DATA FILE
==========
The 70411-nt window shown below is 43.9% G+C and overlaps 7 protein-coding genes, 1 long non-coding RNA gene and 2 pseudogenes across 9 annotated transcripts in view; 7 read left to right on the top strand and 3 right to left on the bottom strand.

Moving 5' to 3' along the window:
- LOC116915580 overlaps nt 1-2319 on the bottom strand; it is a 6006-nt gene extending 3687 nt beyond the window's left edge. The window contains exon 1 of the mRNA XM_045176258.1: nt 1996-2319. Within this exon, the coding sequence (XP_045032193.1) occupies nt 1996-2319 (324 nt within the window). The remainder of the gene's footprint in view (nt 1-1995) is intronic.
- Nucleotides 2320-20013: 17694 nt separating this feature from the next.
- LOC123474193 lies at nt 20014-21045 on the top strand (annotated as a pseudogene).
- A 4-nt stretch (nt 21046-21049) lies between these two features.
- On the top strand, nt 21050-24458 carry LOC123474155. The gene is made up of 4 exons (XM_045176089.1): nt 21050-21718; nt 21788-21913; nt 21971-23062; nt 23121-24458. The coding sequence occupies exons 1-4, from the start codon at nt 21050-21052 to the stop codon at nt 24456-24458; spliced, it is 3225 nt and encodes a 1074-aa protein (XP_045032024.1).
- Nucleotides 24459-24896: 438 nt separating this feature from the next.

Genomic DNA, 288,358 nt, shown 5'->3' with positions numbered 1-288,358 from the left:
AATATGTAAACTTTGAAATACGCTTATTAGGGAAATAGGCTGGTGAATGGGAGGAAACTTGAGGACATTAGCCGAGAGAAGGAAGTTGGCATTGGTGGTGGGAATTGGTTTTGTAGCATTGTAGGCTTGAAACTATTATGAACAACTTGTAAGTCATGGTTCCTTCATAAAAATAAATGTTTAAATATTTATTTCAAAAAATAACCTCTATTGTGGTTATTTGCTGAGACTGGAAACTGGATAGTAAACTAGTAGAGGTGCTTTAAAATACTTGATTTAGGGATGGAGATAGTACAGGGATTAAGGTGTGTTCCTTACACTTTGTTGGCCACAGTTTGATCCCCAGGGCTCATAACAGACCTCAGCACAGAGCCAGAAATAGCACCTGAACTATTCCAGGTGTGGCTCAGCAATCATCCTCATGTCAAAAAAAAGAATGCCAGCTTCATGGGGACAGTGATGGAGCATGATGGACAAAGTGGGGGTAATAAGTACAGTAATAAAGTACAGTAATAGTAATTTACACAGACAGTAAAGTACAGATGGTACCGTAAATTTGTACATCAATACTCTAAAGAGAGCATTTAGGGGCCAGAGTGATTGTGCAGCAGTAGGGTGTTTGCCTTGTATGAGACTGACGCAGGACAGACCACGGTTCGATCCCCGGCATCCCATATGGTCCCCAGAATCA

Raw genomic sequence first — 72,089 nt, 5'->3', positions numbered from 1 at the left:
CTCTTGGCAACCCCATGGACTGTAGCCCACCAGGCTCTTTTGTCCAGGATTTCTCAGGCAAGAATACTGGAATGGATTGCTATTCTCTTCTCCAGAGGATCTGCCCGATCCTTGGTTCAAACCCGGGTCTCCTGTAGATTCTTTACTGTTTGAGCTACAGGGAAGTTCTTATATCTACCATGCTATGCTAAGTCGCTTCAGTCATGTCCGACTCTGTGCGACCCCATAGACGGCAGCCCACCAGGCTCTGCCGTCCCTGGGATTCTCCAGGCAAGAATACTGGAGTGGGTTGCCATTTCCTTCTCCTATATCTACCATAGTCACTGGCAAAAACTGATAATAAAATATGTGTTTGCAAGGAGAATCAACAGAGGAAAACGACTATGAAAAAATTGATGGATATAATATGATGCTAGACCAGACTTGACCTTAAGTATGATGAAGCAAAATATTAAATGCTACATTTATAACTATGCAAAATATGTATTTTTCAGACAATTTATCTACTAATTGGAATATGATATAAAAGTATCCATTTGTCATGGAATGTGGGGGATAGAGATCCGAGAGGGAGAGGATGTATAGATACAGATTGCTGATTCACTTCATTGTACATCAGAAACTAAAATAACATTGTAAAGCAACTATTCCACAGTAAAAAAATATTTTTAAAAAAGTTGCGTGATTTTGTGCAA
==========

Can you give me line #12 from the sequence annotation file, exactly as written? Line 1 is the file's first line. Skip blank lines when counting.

CTCTTGGCAACCCCATGGACTGTAGCCCACCAGGCTCTTTTGTCCAGGATTTCTCAGGCAAGAATACTGGAATGGATTGCTATTCTCTTCTCCAGAGGATCTGCCCGATCCTTGGTTCAAACCCGGGTCTCCTGTAGATTCTTTACTGTTTGAGCTACAGGGAAGTTCTTATATCTACCATGCTATGCTAAGTCGCTTCAGTCATGTCCGACTCTGTGCGACCCCATAGACGGCAGCCCACCAGGCTCTGCCGTCCCTGGGATTCTCCAGGCAAGAATACTGGAGTGGGTTGCCATTTCCTTCTCCTATATCTACCATAGTCACTGGCAAAAACTGATAATAAAATATGTGTTTGCAAGGAGAATCAACAGAGGAAAACGACTATGAAAAAATTGATGGATATAATATGATGCTAGACCAGACTTGACCTTAAGTATGATGAAGCAAAATATTAAATGCTACATTTATAACTATGCAAAATATGTATTTTTCAGACAATTTATCTACTAATTGGAATATGATATAAAAGTATCCATTTGTCATGGAATGTGGGGGATAGAGATCCGAGAGGGAGAGGATGTATAGATACAGATTGCTGATTCACTTCATTGTACATCAGAAACTAAAATAACATTGTAAAGCAACTATTCCACAGTAAAAAAATATTTTTAAAAAAGTTGCGTGATTTTGTGCAA